Jones and D’Arcy landed the job of building a new mast for the 63-foot cutter Orient, a Sparkman & Stephens design launched in 1938 in Hong Kong. In the ’50s she gained fame as a formidable racing yacht on the West Coast under the ownership of Tim Mosely, an entrepreneur with a design and engineering background who came up with the world’s first two-speed winch that was chic, effective and reliable. It was the kind of kit that made others jealous.

Among the admirers was Jim Michael, then owner of the 72-foot S&S yawl Baruna, one of Orient’s rivals on the racecourse. Mosely and Michael raced the heck out of their yachts but also became partners in a venture that carried a combination of their boats’ names, which penciled out to Barient, a fantasy word that became synonymous for winches that were so good they “sold like donuts at a police convention,” to quote a story in Latitude 38 magazine.

Playing the Long Game

Orient’s new stick is 81 feet, hollow and fashioned from Sitka spruce. It replaces a spar that was built in 1955 and had gone soft because of rot at the spreaders. It had also suffered from failing glue seams — after 60 years. A survey pretty much condemned the mast, so a new one was ordered.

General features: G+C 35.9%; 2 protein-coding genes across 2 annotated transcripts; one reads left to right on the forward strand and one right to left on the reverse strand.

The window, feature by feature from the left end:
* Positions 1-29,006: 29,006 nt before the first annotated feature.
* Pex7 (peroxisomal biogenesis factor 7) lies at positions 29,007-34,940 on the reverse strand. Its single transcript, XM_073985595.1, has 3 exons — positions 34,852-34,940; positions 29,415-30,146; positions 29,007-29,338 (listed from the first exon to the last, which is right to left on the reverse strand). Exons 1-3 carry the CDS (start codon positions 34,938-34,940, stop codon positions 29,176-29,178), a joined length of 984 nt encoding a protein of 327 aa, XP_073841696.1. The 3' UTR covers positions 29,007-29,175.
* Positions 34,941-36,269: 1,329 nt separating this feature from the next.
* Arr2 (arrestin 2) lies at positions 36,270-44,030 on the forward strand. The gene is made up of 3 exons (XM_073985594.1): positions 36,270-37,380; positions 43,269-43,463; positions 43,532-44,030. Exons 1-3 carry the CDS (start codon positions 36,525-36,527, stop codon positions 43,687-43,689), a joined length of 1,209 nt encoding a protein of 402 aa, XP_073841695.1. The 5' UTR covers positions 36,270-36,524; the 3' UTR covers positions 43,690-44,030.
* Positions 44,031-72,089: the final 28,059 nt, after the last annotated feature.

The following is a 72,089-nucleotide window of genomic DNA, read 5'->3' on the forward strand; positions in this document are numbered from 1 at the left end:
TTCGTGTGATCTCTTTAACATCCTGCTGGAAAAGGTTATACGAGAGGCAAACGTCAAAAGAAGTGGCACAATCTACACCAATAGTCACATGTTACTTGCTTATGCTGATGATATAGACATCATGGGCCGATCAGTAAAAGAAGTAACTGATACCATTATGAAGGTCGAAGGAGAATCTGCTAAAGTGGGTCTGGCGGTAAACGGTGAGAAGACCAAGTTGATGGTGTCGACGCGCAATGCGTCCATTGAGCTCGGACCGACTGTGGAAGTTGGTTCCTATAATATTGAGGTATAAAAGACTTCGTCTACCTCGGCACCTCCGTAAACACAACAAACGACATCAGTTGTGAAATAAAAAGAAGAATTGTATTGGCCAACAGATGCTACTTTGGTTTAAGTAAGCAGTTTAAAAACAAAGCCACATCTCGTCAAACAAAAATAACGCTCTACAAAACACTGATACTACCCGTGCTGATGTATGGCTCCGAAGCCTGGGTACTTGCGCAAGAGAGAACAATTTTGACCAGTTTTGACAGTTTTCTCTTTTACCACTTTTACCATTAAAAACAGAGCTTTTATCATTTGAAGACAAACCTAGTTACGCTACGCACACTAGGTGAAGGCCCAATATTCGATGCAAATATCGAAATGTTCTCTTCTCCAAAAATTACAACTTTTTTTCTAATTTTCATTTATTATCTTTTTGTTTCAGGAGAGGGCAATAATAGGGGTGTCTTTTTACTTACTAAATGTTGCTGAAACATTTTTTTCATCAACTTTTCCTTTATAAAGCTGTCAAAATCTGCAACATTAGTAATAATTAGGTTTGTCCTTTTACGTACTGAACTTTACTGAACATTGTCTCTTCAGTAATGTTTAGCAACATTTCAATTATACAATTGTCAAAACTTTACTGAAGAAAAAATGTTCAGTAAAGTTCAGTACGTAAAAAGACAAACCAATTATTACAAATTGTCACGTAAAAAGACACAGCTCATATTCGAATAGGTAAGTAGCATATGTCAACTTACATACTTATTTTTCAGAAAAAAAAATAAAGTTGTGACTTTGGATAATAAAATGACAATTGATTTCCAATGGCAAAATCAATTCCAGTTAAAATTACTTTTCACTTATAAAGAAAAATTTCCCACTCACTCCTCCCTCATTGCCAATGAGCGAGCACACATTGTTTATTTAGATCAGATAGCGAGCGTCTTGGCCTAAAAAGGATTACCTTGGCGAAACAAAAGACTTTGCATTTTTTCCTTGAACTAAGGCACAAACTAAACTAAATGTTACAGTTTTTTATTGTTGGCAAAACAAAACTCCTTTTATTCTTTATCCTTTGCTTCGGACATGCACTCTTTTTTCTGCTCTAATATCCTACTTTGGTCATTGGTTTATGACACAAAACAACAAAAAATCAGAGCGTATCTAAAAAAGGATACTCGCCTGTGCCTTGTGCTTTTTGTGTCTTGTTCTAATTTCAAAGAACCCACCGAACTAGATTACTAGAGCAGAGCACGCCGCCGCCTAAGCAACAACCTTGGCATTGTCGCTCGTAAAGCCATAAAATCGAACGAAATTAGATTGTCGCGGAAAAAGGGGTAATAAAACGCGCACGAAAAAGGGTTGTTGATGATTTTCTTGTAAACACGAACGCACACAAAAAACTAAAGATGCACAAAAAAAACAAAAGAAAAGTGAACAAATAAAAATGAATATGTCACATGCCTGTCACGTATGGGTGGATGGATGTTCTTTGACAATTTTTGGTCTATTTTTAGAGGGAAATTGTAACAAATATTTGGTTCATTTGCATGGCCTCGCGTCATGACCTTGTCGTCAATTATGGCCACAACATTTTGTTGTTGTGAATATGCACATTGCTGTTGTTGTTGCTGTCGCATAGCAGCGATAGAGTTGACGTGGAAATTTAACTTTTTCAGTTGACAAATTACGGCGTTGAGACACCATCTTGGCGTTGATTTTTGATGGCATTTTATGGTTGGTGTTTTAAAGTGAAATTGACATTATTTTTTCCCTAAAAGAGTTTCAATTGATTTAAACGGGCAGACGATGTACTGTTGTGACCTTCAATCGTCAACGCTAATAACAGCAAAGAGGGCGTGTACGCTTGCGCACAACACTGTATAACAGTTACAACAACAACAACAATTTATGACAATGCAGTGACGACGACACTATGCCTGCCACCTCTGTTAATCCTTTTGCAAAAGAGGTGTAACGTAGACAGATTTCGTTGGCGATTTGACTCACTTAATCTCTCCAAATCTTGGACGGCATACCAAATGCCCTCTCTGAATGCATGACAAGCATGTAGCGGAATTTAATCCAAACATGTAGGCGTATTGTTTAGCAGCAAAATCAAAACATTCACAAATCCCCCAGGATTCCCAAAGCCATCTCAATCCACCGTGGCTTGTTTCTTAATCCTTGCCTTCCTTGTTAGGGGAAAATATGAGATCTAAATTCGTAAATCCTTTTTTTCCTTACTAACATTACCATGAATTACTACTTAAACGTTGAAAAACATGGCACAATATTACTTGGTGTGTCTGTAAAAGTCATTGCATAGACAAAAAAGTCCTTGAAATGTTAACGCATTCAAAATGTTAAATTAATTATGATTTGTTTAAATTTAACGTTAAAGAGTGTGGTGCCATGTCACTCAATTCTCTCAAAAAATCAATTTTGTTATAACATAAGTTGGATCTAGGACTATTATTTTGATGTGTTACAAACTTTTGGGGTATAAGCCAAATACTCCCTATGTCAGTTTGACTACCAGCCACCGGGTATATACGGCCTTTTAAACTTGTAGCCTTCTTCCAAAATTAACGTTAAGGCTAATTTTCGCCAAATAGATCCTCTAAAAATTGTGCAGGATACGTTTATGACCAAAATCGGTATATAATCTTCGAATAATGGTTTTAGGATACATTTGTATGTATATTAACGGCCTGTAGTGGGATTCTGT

Only experts such as Jones and D’Arcy, who’ve built their share of masts, could be trusted with this gig, but craftsmanship alone wouldn’t get it done. This was also about biomass. “It is difficult to obtain high-quality spruce on short notice,” D’Arcy says. “If you wait to buy until you need it, it has to be custom-sawn and kiln-dried, which is not ideal.”

And that’s not all: The key objective is getting long boards without knots. “You want a tree that struggles, one that grows in a mature forest with 12 to 15 rings per inch,” Jones says.

Luckily, he had bought a batch of old-growth Sitka spruce years ago for future jobs. This wood came in handy because it had time to air-dry. It was brought into the shop, where the moisture content was further reduced to around 10 percent by wrapping the boards in plastic tubes and blowing ambient air on them for a month. As with any job, it’s the tedious prep that makes the result sparkle. When I saw the project shortly before completion, Orient’s new spar was a piece of art, fusing function and aesthetics. It’s built from 12 pieces, so there are only two scarves to each stave.

New and Refined

Orient’s owner keeps the boat in Southern California and has expressed a desire to stick with as much original hardware as possible, given the yacht’s pedigree as a testing platform for Barient winches. However, that does not mean there wasn’t room for improvement. Much of it was incremental and comes thanks to naval architect Greg Stewart at Nelson/Marek Yacht Design.